I didn't watch the American Presidential Debate the other night. But I did see the coverage and I was struck by how shallow most of the commentary seemed.
The first debate was about domestic issues but I didn't hear anything about poverty. It may have been raised, but it didn't grab the attention of the commentators or those writing about the debate.
It struck me as strange that a topic for which the President was so passionate about in his first presidential campaign - the plight of inner city children living in poverty - was not on his agenda any longer. But why not? Are the problems that were so prominent four years ago all better now? I doubt that.
This morning, I remembered seeing an article a few weeks ago about Chicago's inner city neighbourhoods - specifically two that Obama worked in as a community organizer. I had noted the article then, but sent it off to Instapaper without reading it and hadn't gotten back to it. So I went and looked it up.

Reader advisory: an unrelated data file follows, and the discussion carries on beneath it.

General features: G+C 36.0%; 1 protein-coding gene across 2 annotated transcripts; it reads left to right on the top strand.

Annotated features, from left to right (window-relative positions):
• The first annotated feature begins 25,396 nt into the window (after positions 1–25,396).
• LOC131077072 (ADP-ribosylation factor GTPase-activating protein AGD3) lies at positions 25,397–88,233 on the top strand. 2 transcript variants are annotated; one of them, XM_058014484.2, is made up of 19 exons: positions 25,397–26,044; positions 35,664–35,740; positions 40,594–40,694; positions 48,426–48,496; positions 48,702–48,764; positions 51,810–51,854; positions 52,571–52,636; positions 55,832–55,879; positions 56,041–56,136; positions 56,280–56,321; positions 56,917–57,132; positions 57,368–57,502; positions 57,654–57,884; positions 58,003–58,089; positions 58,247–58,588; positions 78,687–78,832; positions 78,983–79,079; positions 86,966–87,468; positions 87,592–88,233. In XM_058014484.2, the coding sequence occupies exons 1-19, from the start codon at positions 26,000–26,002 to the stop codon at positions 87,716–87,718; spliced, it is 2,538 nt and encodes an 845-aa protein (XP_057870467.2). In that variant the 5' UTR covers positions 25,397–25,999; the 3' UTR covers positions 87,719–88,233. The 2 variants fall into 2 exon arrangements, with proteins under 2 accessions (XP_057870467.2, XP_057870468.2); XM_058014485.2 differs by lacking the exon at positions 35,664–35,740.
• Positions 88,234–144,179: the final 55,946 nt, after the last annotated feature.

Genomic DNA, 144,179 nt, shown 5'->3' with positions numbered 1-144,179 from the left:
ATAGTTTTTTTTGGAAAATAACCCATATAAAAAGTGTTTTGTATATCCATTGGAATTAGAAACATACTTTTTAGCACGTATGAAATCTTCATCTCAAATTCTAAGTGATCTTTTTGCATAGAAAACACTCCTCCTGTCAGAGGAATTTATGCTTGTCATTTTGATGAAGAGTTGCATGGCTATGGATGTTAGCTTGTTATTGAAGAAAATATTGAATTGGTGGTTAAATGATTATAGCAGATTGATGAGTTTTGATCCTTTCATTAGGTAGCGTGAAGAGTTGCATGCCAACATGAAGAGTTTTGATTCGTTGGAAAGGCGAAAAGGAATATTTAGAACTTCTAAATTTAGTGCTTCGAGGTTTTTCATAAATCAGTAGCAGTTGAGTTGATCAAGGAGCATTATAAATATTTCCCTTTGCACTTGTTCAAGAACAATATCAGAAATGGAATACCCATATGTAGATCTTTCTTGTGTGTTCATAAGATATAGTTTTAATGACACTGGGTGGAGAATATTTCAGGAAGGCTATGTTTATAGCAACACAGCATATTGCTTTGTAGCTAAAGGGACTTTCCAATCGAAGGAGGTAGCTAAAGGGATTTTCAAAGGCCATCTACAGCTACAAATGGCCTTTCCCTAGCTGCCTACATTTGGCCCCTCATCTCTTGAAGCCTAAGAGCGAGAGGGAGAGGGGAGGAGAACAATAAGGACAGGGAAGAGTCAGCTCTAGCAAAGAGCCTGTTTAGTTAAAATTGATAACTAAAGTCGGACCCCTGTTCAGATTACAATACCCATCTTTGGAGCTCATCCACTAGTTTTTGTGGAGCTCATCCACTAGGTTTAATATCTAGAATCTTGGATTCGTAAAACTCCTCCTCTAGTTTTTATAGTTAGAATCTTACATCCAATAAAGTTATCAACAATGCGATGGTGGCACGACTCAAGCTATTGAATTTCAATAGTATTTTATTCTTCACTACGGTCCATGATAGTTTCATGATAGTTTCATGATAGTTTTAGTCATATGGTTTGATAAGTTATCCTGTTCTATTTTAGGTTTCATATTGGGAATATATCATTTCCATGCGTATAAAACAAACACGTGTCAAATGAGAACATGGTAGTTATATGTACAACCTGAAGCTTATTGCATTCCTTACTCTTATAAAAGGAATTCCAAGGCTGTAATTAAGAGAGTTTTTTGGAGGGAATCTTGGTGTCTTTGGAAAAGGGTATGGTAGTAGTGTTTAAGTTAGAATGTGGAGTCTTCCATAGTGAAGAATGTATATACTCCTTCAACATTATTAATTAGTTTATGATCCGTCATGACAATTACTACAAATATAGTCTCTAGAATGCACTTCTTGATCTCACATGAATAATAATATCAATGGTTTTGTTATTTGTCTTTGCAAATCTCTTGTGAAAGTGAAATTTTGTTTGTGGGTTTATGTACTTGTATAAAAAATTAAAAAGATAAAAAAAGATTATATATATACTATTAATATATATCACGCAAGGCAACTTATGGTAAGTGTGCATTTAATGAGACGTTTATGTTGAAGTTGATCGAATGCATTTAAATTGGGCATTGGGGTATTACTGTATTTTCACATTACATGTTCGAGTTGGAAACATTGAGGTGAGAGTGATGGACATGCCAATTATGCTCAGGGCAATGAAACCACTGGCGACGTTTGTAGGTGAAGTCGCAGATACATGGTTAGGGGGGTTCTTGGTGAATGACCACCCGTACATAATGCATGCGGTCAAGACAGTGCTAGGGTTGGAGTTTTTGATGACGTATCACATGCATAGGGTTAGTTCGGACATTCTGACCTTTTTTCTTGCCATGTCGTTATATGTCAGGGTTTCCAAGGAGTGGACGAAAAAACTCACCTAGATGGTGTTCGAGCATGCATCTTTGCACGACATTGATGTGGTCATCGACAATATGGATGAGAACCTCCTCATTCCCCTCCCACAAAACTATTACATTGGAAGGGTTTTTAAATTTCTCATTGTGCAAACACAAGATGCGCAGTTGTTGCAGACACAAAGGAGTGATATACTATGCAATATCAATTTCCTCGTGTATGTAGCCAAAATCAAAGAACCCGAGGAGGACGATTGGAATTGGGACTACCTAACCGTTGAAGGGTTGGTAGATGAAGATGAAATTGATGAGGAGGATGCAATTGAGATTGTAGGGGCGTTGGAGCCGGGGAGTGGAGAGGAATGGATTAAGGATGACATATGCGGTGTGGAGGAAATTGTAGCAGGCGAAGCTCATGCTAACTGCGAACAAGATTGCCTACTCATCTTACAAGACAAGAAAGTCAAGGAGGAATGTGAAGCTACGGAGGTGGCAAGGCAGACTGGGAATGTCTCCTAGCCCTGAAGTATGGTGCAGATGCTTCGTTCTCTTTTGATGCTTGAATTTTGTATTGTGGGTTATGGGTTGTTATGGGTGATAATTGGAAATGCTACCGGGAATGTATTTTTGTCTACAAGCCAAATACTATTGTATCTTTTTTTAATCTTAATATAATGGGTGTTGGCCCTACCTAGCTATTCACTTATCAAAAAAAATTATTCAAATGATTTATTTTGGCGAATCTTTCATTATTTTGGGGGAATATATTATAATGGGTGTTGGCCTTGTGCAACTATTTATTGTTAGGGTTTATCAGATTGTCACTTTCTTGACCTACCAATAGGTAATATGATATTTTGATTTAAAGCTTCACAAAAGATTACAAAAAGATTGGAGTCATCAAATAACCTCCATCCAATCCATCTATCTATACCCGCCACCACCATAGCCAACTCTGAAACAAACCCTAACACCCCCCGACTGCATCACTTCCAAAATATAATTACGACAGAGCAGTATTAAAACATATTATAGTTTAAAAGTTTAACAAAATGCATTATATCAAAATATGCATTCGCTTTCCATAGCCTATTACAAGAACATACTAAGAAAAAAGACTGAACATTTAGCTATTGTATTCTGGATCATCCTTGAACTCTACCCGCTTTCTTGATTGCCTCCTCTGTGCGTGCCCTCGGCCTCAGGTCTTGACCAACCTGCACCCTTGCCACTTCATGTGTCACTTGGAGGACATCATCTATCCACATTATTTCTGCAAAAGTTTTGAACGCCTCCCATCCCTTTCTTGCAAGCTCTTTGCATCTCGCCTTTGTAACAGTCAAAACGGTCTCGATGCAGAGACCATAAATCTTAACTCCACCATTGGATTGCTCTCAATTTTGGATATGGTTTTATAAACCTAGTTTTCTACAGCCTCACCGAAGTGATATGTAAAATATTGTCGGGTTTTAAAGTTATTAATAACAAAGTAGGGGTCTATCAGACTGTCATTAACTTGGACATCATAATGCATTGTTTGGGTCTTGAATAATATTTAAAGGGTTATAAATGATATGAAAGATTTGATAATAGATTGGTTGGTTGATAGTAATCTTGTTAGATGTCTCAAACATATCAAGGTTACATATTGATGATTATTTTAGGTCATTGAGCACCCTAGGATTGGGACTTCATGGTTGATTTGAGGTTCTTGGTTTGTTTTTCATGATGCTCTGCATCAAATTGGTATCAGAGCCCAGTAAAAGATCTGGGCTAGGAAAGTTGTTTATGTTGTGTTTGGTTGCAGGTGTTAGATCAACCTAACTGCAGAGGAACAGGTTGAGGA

The article is What Does Obama Really Believe In? from The New York Times Magazine.
It shares the tale of a youth worker who lives in the same area as Obama once worked in, and who is trying to help the children in his neighbourhood escape the poverty cycle they're trapped in.
It's not a happy tale. Along the way, we learn a lot about the nature of extreme urban poverty and about how American thinking about helping the poor has evolved since LBJ's famous War on Poverty in the 1960s.
It's a fascinating, well-written piece, well worth the time it takes to read through. I still don't know why poverty is never mentioned these days on the campaign trail. But at least I know there are some very good people who are still dedicated to finding a way to alleviate it. There are no easy answers, which is probably why we don't hear more about it. Sound bites and extreme poverty don't go well together.
Link to What Does Obama Really Believe In?